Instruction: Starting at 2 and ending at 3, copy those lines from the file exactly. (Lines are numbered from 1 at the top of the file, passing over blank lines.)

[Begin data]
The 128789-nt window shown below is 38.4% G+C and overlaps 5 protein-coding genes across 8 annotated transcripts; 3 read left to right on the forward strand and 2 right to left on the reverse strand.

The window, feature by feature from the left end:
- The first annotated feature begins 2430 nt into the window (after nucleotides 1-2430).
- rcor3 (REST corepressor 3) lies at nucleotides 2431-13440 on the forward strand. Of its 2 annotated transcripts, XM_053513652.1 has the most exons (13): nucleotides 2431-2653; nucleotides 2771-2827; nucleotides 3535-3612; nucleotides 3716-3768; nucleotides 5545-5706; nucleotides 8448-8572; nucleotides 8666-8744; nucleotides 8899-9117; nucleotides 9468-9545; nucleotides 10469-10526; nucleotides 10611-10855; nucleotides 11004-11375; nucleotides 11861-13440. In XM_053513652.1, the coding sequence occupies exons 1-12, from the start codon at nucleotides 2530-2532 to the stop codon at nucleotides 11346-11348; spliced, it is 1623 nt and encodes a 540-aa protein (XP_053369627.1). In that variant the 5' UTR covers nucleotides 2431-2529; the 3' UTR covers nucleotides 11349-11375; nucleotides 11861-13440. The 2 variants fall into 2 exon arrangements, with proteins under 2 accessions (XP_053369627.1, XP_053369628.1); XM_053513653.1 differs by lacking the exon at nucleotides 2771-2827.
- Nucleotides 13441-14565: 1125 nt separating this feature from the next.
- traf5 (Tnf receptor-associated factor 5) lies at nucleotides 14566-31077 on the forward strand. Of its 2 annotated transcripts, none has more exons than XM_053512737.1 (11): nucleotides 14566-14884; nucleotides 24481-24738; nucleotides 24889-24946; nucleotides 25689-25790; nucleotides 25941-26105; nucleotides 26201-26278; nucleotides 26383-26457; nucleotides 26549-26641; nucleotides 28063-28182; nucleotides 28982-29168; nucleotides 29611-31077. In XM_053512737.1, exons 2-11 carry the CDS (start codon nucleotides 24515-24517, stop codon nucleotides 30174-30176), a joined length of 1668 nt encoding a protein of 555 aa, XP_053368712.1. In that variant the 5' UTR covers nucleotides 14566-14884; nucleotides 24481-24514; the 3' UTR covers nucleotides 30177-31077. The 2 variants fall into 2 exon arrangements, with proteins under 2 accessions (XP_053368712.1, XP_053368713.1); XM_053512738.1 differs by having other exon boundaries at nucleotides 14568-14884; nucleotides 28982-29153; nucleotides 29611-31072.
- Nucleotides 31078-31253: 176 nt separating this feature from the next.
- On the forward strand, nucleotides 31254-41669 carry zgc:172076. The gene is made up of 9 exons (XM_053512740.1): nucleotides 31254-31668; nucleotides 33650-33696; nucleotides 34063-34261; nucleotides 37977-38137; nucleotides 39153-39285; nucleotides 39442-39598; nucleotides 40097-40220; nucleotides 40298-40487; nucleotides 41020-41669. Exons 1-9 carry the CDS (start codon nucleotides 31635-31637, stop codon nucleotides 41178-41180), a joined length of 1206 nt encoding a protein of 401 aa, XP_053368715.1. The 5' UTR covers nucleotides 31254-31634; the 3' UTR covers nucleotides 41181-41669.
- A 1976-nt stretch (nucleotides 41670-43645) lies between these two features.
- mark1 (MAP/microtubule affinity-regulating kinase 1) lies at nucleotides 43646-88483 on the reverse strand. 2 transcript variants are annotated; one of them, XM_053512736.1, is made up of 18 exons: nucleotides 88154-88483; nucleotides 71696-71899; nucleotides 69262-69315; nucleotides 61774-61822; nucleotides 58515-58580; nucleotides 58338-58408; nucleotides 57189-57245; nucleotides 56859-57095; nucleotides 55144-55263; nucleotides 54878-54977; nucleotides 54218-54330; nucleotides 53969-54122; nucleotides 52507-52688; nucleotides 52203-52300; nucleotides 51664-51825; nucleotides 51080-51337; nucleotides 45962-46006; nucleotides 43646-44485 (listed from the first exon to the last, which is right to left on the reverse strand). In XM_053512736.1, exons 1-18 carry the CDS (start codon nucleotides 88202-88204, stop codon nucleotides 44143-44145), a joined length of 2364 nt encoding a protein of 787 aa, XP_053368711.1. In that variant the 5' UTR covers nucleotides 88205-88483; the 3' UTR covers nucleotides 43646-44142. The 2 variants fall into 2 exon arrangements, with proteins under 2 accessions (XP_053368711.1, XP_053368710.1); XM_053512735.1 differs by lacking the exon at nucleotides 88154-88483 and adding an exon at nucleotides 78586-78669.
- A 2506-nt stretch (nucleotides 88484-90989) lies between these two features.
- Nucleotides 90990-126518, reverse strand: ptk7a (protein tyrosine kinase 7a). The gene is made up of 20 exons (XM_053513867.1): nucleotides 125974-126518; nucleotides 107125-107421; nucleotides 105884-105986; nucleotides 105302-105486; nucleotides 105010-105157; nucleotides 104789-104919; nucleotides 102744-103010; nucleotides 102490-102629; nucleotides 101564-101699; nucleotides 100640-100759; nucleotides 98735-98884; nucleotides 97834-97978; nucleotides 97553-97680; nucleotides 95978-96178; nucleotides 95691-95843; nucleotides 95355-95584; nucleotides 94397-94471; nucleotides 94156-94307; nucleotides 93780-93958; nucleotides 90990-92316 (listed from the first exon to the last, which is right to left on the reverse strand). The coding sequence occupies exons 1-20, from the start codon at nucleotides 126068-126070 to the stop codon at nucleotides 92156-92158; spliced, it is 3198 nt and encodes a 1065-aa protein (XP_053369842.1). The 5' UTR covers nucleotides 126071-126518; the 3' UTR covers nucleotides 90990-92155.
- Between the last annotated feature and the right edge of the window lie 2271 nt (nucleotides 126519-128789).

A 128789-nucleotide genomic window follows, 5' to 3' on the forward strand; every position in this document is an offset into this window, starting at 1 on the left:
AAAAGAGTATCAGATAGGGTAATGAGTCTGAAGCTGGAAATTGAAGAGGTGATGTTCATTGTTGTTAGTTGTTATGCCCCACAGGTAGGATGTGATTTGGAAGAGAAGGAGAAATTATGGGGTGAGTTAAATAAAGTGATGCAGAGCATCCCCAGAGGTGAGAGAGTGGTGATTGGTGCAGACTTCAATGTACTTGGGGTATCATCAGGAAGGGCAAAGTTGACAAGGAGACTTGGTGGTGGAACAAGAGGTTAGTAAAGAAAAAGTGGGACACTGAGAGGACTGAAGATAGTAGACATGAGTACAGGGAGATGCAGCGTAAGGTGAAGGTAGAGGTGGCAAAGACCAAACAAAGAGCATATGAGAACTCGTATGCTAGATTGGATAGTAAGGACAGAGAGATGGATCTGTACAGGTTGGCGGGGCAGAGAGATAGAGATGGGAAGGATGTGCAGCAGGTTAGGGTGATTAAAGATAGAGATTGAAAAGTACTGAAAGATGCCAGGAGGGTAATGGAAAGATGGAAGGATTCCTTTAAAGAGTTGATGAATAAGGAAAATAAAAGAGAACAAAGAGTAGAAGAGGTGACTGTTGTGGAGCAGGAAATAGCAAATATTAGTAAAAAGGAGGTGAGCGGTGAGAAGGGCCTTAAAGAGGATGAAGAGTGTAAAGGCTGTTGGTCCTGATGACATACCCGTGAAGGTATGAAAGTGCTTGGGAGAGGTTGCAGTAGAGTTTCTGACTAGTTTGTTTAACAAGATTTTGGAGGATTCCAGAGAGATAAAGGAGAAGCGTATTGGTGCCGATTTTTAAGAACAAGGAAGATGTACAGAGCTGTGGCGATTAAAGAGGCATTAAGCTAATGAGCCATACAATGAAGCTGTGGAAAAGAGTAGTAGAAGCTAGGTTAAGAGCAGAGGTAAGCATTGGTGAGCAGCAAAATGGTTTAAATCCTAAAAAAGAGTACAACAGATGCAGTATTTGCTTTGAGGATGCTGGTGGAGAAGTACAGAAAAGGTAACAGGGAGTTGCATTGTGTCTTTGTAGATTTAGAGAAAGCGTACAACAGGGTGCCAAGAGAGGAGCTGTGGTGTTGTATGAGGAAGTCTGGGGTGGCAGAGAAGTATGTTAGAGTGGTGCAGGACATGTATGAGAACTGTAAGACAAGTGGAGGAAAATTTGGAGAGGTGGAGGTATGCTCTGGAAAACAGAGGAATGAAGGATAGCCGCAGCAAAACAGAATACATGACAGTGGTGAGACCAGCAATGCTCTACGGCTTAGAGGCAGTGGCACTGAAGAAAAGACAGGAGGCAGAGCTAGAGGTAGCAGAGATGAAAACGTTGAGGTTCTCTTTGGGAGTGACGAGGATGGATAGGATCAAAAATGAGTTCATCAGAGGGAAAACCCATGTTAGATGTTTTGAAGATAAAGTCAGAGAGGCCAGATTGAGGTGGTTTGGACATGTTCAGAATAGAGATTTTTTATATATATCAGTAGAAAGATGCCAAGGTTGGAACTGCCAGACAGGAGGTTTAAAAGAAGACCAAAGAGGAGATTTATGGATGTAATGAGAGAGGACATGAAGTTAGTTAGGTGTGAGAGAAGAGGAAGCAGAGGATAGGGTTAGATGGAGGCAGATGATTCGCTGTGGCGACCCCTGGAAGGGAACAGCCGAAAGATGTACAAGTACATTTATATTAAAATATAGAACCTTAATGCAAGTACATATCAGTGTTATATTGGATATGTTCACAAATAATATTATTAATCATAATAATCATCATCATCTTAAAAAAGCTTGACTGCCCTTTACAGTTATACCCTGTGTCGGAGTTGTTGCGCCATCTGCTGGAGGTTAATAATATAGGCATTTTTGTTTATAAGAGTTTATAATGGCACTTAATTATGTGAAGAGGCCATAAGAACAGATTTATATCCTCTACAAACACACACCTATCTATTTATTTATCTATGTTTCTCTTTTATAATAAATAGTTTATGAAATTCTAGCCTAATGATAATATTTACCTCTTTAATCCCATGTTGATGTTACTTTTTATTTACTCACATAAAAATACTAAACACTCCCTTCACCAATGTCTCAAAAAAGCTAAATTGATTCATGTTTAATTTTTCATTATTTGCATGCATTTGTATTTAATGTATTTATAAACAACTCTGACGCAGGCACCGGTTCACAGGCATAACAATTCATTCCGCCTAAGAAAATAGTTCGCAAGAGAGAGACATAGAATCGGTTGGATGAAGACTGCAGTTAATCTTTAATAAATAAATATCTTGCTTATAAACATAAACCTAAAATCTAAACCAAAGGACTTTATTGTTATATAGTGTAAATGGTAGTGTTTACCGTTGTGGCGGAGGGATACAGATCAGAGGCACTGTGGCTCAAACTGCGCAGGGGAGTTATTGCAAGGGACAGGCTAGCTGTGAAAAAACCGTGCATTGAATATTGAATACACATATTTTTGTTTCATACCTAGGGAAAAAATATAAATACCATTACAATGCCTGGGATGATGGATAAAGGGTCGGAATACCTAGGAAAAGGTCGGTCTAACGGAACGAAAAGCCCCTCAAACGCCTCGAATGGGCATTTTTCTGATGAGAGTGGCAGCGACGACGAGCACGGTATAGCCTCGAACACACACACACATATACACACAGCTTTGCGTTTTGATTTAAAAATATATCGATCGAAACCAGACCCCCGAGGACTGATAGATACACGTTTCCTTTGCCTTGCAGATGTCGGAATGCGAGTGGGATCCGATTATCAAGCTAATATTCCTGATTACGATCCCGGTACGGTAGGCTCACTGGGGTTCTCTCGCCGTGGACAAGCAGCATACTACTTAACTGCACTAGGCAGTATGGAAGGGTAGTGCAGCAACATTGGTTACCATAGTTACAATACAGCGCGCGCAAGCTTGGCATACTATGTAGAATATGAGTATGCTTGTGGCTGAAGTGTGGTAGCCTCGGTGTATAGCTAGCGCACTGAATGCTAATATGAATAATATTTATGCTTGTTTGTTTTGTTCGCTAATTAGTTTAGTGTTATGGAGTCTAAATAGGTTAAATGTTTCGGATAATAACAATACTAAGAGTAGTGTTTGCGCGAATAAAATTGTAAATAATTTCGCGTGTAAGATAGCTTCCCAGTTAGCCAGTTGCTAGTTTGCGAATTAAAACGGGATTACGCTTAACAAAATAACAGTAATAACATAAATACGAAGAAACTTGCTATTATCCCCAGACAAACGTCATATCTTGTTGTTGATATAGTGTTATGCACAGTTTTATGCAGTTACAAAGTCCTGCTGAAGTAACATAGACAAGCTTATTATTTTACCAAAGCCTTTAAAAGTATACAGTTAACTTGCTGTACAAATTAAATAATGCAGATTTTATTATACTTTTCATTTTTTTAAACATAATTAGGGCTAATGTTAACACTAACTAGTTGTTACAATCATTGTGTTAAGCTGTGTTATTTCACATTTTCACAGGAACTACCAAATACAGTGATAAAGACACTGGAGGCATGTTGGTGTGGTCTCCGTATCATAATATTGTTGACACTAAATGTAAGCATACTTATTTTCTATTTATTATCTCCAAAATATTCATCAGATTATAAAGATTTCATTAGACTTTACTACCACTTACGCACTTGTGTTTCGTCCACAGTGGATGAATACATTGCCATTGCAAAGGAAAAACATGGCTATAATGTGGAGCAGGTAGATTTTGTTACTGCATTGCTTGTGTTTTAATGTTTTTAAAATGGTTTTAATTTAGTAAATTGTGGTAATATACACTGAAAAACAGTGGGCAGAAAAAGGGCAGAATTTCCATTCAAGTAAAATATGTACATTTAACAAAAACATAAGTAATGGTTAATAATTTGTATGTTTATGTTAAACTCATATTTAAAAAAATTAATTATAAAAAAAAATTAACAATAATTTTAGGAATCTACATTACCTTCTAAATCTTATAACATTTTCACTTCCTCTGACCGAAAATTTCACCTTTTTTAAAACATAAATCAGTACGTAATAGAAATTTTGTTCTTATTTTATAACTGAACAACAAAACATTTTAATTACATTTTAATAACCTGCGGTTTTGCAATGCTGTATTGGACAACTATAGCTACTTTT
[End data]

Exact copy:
The window, feature by feature from the left end:
- The first annotated feature begins 2430 nt into the window (after nucleotides 1-2430).